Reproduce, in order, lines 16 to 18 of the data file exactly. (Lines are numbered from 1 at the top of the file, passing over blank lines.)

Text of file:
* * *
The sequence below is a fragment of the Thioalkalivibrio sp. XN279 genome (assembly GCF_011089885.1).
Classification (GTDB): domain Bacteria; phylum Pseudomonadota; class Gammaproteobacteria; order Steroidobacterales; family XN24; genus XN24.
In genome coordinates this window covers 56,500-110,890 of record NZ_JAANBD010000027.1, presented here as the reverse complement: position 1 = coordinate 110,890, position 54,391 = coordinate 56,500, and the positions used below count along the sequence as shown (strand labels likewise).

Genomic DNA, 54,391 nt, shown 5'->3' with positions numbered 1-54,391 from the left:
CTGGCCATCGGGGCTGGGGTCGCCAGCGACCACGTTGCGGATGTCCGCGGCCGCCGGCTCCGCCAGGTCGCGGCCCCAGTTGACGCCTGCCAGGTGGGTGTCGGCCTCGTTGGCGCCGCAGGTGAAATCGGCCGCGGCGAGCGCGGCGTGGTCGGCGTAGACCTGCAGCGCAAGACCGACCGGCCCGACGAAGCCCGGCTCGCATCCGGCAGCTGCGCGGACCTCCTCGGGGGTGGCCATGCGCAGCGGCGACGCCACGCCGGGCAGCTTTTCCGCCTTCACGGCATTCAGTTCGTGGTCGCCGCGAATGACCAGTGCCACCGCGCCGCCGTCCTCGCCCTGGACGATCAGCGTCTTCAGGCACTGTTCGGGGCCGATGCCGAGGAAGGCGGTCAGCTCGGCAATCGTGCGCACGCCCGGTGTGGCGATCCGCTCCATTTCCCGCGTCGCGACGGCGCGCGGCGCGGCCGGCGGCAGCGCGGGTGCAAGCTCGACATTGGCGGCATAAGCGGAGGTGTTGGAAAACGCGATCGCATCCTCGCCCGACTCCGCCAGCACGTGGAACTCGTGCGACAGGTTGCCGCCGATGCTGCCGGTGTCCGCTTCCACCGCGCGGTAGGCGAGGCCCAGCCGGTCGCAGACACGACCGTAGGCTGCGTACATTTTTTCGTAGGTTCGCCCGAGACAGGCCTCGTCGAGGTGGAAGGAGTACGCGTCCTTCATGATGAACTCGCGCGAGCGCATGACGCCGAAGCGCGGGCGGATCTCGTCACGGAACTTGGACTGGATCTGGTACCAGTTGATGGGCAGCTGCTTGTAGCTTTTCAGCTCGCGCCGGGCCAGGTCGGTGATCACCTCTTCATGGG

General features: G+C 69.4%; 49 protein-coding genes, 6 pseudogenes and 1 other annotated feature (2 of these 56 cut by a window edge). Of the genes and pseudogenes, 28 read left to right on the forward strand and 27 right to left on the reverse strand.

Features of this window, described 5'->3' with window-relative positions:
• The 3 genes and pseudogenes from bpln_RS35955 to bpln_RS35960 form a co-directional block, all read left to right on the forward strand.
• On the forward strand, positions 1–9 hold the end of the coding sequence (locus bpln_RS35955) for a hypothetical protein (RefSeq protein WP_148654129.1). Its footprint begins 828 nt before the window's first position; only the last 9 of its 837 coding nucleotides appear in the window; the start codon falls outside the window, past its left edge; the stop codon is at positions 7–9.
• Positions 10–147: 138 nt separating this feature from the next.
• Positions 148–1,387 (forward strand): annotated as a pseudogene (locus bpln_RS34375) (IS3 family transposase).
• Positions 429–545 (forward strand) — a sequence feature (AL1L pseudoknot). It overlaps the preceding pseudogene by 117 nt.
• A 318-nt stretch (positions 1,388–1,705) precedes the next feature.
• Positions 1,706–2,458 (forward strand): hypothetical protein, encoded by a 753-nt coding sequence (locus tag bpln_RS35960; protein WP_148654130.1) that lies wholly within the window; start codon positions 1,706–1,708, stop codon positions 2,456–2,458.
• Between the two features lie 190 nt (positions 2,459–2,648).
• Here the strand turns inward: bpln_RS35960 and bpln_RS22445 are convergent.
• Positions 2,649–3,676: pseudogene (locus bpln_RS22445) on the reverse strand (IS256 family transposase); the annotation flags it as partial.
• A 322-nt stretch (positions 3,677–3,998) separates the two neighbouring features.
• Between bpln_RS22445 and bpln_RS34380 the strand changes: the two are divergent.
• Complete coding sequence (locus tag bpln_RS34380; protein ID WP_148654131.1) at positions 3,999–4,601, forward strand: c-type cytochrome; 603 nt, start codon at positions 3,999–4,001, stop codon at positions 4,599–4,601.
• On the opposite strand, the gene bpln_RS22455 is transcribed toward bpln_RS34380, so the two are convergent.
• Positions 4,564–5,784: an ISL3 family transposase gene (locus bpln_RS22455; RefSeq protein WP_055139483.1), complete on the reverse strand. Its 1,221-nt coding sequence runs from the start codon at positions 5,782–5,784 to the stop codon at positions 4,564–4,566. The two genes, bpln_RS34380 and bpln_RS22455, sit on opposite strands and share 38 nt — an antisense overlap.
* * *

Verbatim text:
• Here the strand turns inward: bpln_RS35960 and bpln_RS22445 are convergent.
• Positions 2,649–3,676: pseudogene (locus bpln_RS22445) on the reverse strand (IS256 family transposase); the annotation flags it as partial.
• A 322-nt stretch (positions 3,677–3,998) separates the two neighbouring features.